VICKY: I mean, you’re not looking at my face, and I’ve got a view of the side of your neck. Which is lovely, but not really what I want to see.
PAM: Yes. Well, what should I do then?
VICKY: Can’t you try holding the tablet sideways?
The view changes as Pam holds the tablet sideways on her lap. The front of the view is filled with her clothed bosom, and beyond that a very unflattering angle of her face.
PAM: Is that better?
VICKY: Well, at least I can see your face, but –
The view changes back to what it was before.
PAM: I can’t hear you now, though. What did you say?
VICKY: Have you got the volume turned up?
PAM: The volume? Where’s that?
VICKY: Well, on the side of the –
The view changes to a sideways view of the armchair next to Pam, as she has inadvertently flipped from selfie camera to normal camera. Then it moves again as Pam is obviously fiddling with the volume control. Then it goes to a view of her knees.
PAM: Okay, say something now.
VICKY: Now you’ve reversed the camera.
PAM: Oh, I can hear that much better now. Speak again.
VICKY: Mum, you’ve reversed the camera!
PAM: I haven’t! I didn’t touch it. I was changing the volume.
Now there is a great deal of echo and feedback on the line.
VICKY: Maybe turn it down a bit mum. I’m getting feedback (echo:I’m getting feedback).
PAM: Oh, look you can only see my knees now. What’s happened?
VICKY: You’ve switched cameras, Mum. You’re using the back camera instead of the front one.
PAM: Well, how do I fix that?
VICKY: Tap the screen.
PAM: The what?
VICKY: The screen. Tap it.
PAM: Tap it? What for?
VICKY: It should show you a camera with a sort of arrow on it.
PAM: Yes, there’s a camera.
The video on Pam’s screen stops completely.
VICKY: No, that’s the wrong camera. You’ve switched the video off. There should be another one.
PAM: Oh yes, one that looks like an ordinary camera.
VICKY: That’s right. Tap it.
PAM: Doesn’t do anything at all.
VICKY: Well, yes, you’ve switched the video off. Put it back on.
VICKY: Click the other camera.
The video comes back on. It shows her face from a very close and unflattering angle.
PAM: And now the other one.
It returns to a view of her knees and the rug beyond.
VICKY: No, now press it again.
PAM: Well, why do I have to press it twice?
VICKY: Because it reset when – never mind, just do it.
The picture goes back to Pam’s face.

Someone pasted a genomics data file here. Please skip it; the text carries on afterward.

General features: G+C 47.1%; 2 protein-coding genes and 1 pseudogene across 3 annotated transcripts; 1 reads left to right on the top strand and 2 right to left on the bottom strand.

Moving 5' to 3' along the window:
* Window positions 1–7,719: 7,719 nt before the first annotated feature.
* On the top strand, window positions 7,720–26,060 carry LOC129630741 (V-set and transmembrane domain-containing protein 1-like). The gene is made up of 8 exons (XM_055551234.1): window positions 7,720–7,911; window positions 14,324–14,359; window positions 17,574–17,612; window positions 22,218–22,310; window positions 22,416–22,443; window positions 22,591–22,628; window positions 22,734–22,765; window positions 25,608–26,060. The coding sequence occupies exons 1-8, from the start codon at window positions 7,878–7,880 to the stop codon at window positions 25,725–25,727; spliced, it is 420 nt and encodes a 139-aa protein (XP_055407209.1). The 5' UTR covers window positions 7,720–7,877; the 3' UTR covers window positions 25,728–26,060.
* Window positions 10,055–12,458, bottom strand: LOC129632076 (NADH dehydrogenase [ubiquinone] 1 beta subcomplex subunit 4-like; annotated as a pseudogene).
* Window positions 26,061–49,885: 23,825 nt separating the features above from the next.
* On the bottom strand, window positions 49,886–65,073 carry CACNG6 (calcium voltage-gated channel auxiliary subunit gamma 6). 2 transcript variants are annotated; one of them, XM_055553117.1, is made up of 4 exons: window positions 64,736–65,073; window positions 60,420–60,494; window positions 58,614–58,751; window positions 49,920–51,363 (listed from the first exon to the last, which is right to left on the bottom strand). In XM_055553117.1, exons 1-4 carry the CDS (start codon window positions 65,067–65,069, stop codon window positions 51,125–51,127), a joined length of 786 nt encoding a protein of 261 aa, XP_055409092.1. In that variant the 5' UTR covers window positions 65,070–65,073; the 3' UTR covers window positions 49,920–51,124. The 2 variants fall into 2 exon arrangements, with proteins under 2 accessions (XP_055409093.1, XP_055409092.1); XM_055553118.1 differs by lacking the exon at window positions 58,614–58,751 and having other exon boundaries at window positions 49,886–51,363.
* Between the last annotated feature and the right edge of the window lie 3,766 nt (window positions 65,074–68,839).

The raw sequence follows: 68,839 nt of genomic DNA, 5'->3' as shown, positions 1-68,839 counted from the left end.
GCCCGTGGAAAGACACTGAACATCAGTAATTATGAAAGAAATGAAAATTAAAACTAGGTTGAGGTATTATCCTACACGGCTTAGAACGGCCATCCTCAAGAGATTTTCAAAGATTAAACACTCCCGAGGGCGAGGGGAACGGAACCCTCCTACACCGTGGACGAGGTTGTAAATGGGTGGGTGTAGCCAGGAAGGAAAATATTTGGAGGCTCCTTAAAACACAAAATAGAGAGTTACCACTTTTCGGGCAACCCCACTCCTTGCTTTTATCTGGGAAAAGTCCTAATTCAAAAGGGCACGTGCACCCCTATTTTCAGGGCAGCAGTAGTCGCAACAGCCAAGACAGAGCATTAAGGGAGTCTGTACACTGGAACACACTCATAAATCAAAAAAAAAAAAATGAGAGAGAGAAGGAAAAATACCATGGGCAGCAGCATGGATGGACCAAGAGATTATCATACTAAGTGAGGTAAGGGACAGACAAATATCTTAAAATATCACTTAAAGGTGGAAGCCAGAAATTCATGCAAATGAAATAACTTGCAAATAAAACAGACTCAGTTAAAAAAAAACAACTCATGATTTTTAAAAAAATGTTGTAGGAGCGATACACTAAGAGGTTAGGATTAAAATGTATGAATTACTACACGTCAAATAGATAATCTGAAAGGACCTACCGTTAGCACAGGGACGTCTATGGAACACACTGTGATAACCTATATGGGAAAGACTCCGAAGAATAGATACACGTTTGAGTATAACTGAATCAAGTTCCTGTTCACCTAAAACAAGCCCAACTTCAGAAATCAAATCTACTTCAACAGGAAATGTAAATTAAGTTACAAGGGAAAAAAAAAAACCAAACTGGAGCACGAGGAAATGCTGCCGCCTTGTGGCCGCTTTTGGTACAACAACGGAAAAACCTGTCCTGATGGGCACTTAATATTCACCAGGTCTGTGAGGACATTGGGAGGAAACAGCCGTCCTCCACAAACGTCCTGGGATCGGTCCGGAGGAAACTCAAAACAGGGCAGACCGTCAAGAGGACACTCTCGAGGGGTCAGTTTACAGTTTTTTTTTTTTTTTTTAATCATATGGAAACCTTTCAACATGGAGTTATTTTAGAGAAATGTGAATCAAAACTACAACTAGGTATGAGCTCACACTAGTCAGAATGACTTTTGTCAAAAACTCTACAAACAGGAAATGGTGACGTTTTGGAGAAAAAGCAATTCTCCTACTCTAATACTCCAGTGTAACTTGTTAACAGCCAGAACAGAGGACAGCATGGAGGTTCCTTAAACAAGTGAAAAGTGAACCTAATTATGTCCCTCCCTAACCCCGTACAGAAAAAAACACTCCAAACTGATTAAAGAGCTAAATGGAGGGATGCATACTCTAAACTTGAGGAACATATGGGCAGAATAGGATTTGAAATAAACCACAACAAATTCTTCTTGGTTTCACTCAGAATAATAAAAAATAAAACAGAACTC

PAM: Oh, there we go.
VICKY: Mum, can’t you hold it a bit further away. So I can see your whole face.
PAM: But then I can’t hear you.
VICKY: I thought you’d turned the volume up?
PAM: But you told me to turn it down again.
VICKY: Oh never mind. Are you okay?
She holds it to her ear once more.
VICKY: Are you okay. How is the lockdown? Now you can’t go out.
PAM: Well, I never really used to go out before. So it hasn’t made much difference.
VICKY: But have you got enough food and things?
PAM: Oh good lord, yes. I’ve got a freezer full of stuff that will keep me going for a year. It’s not going to last a year, is it?
VICKY: Who knows, Mum? Who knows?
PAM: What about you? Are you still going to work?
VICKY: I own the place, Mum. I’m trying to make sure we don’t go under. It’s not easy.
PAM: Still, I heard that the government is going to give everyone money if their employers can’t pay them.
VICKY: Yes. I’m the employer, though. Trying to work out where my money’s going to come from.
PAM: Oh, people will always need you, Vicky.
VICKY: We design fabrics, Mum. It’s not like we’re a supermarket.
PAM: Well, people aren’t going to go round naked, are they?
VICKY: No, but they might wear something they bought last summer.
PAM: So are you having to make lots of people redundant?
VICKY: Furlough, they’re calling it. But frankly, they might never come back off furlough. Yes, I’ve decided that I’ve to to get rid of one of them.
PAM: Oh that’s a shame.
VICKY: Oh, in a way, it’s good to have the excuse. She’s a pretty vapid girl, not much going on upstairs.
PAM: Still, if she’s young at least she can start again.
Title: ‘The day before that’
Two faces spring onto the screen, no tech issues, in strong focus with good sound. One is Harry, the other is MIRANDA, early thirties.
HARRY: (whispers) Hi.
MIRANDA: Hi. Why are you whispering?
HARRY: (whispering) It’s a bit tricky. What with ‘you-know-who’ being here.
MIRANDA: Your wife? Or Voldemort?
HARRY: You know who you-know-who is.
MIRANDA: I would have thought whispering is just going to be more suspicious, Harry. I mean, I’m guessing she’s also speaking to people on Zoom. Are you going to assume she’s having an affair with them? Just pretend I’m a colleague, for God’s sake.
HARRY: Well – you are.